A short story from: Coastal Maine in Words and Art: Gallery Fukurou’s Reflections by Maine Writers, 2019. © Rosemarie Nervelle, 2019 All Hands on Deck, photographic art by Ramona du Houx Clouds scuttled and raced northwest on the high winds in black contrast to the leaden sky. The waves pounded and roared in angry protest against the tempest herding them toward […]
A short story from: Coastal Maine in Words and Art: Gallery Fukurou’s Reflections by Maine Writers, 2019.
© Rosemarie Nervelle, 2019
All Hands on Deck, photographic art by Ramona du Houx
Clouds scuttled and raced northwest on the high winds in black contrast to the leaden sky. The waves pounded and roared in angry protest against the tempest herding them toward the land, unleashing their fury on the rocks above the beach. Spray and foam advanced and retreated from the ever-changing beach below the frail, solitary figure standing on the headland against the powerful storm.
Eliza stood unsteadily on the bluff, her skirts and cape billowing out behind her, head and face wrapped in a woolen shawl. She shivered in the cold and waited, as she had every year for five years, on April 23rd, no longer believing that her husband, Silas, would return—if she faithfully kept a vigil on the anniversary of his disappearance. He had sailed on the whaler Osprey out of Nantucket in 1880, promising to return with riches beyond her imagination. Today, Eliza vowed she would come nevermore to this place to wait, straining her eyes toward the horizon on latitude with the coast of Spain.
Expected home by dark, she realized she must leave now to find her way across the moors. As she turned to leave, Eliza’s keen eyes caught a flicker of light in the distance, like a mirror reflecting the sun. She had experienced these false alarms before; a fishing vessel coming home late, a pleasure schooner beyond a shrewd course. But this light was different, brighter, causing Eliza to hesitate to leave her watch. She raised her glass.
A four-masted schooner rode high on the waves one moment and then disappeared into a deep trough the next. Its white, translucent sails strained in the wind, and Eliza wondered what fool captain would navigate under full sail in such a storm. As the ship sailed closer, what she saw was not men struggling with ropes and sails with great waves crashing over the bow; she saw wispy, ghost-like sailors clad in white, billowing shirts, loading wooden chests from a sunny deck onto a dory, ready for launching. She adjusted her glass.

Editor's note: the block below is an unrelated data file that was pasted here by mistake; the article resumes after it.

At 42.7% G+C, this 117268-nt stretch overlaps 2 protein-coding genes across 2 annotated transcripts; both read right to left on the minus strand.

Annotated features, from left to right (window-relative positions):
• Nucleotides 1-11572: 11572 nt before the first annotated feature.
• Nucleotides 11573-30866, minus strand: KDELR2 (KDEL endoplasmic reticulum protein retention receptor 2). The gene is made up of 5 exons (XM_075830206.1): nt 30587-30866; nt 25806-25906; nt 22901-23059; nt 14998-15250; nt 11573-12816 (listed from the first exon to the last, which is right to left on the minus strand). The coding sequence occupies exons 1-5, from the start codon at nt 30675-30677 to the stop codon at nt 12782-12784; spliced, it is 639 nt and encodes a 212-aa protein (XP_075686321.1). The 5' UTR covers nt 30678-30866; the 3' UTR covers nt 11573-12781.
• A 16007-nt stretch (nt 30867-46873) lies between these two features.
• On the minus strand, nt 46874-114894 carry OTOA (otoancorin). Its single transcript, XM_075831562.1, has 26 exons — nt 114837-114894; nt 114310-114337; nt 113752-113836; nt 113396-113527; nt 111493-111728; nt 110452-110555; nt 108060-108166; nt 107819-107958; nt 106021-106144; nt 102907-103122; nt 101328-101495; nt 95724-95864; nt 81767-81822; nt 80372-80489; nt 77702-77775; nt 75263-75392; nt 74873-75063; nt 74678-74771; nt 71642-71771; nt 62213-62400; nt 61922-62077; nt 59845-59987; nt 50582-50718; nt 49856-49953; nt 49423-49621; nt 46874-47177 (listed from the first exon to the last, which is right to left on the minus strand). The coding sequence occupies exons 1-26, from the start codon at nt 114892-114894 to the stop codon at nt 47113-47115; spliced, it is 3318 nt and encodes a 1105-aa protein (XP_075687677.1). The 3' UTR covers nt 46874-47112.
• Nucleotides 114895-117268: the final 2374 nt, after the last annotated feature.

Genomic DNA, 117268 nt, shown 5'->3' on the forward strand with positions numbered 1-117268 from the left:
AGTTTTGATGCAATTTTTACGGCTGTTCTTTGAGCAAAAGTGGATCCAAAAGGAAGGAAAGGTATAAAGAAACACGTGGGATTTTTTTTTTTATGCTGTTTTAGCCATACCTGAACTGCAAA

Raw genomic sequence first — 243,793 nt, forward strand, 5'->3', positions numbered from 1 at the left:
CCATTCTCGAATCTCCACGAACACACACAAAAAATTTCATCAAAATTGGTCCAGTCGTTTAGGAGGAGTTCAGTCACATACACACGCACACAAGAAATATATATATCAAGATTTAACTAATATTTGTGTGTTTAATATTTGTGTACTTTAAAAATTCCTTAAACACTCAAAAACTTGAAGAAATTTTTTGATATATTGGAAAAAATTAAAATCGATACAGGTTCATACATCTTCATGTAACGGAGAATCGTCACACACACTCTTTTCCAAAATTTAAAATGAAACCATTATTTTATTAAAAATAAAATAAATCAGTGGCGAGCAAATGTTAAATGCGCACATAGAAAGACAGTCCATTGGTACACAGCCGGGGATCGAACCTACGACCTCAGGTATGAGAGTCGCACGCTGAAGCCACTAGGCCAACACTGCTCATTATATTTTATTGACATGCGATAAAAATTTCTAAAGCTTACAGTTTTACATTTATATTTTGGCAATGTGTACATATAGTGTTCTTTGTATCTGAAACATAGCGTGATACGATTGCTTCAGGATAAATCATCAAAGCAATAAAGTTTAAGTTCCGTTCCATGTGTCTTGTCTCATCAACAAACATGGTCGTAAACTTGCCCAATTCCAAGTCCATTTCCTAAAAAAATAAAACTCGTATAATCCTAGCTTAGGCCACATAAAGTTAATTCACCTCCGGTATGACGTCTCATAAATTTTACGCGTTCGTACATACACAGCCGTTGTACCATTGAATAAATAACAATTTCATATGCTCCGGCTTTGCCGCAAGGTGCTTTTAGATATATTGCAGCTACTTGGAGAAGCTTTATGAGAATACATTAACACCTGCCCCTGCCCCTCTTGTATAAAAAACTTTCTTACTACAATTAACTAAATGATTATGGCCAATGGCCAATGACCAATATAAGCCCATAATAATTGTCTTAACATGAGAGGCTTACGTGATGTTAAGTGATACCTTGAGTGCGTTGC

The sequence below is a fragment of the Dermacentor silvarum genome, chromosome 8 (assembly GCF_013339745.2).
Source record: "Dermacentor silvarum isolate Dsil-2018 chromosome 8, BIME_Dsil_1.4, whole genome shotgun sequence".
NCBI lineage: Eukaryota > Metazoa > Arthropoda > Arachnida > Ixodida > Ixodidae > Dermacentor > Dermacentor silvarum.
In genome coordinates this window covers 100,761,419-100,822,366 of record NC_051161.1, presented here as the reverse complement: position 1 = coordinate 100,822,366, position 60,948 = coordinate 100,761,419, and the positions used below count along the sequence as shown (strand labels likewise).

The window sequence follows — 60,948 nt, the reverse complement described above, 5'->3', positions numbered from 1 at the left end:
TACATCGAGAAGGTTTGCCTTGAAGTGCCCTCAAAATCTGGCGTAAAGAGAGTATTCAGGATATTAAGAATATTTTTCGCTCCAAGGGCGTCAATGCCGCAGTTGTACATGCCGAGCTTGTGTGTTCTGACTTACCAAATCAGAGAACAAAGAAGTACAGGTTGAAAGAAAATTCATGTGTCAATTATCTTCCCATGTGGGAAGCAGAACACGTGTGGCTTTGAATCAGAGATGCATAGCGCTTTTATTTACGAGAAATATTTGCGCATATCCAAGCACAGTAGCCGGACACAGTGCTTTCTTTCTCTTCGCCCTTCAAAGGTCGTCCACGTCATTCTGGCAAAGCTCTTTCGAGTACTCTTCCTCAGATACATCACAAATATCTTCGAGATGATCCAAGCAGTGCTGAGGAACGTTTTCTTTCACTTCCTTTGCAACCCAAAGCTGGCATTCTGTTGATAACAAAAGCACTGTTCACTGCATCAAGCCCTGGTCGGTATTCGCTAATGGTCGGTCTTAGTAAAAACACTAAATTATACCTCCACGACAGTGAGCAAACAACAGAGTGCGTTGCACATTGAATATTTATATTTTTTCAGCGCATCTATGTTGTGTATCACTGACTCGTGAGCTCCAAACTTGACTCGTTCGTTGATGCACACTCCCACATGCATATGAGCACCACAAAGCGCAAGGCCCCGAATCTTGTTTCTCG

“Osprey! It’s Silas’s ship, Osprey!” Breathless with excitement, Eliza descended the treacherous rocks to the beach, where she calculated the dory would come ashore.
“Hallo! hallo!” she called, running through the wind and rain, strands of her long, black hair wrapping themselves around her face. The sailors appeared neither to see her nor hear her voice but began to unload the contents of the dory into a cleft in the bluff.
“Hallo!” She came closer. “I’m Eliza Sweete. I’m looking for my husband, Captain Silas Sweete. Do you know of him? This is his ship, Osprey. He sailed five years ago today. Surely, someone knows the name?—”
As Eliza watched, an old sailor with flowing white hair and watery green eyes appeared from the cleft. He approached her and whispered softly, “Yes, madam. I know your husband. He described you well. He sends a message that you must end your watch on this April 23rd and sail with us on the evening tide. Silas awaits you.”
Eliza was delighted with this news. The old man was someone she could trust, as Silas had trusted him to bring her to his ship. Eliza and the old man were now alone on the beach. He held out his hand. At her touch, the wind immediately died to a balmy breeze, and the surface of the ocean grew calm. Eliza felt content and happy with the prospect of reuniting with her husband. The old sailor smiled at her, and Eliza felt herself rise from the beach.
The ship loomed large above them, as they approached. Once more the old man took Eliza’s hand. As in a dream, she rose from the dory to the snow-white deck of the Osprey. Voluminous sails billowed in the dazzling light. Standing at the helm, Silas beckoned Eliza into his open arms. The breeze filled the brilliant sails, and the ship turned east, guided by a beam of golden light to the horizon and beyond.
Eliza’s body lay face down in a tangle of seaweed just offshore. She was buried in the little cemetery in the shadow of Sankaty Light, her grave marked with these simple words:
Beneath this stone
Now no one waits for Silas Sweete.
ABOUT THE BOOK:
Coastal Maine in Words and Art: Gallery Fukurou’s Reflections by Maine Writers, 2019 was published after a contest for writers to create stories to accompany art photography that depicted Rockland and the coast in its myriad situations, moods and emotions. This story was published in the book along with 27 others.
An overwhelming 88 stories were submitted for the contest. In the end seventeen writers were chosen. Their stories are told with depth, insight, candor, irony, wit and humor. Anyone who has every visited Maine’s coast will be able to relate to them. They’ve put humankind’s instinctive emotional connection with the sea into words.
The Maine Humanities Council provided a grant for our project that enabled the Solon Center to donate books to libraries across Maine. MHC is a statewide non-profit organization that uses the humanities, “as a tool for positive change in Maine communities.”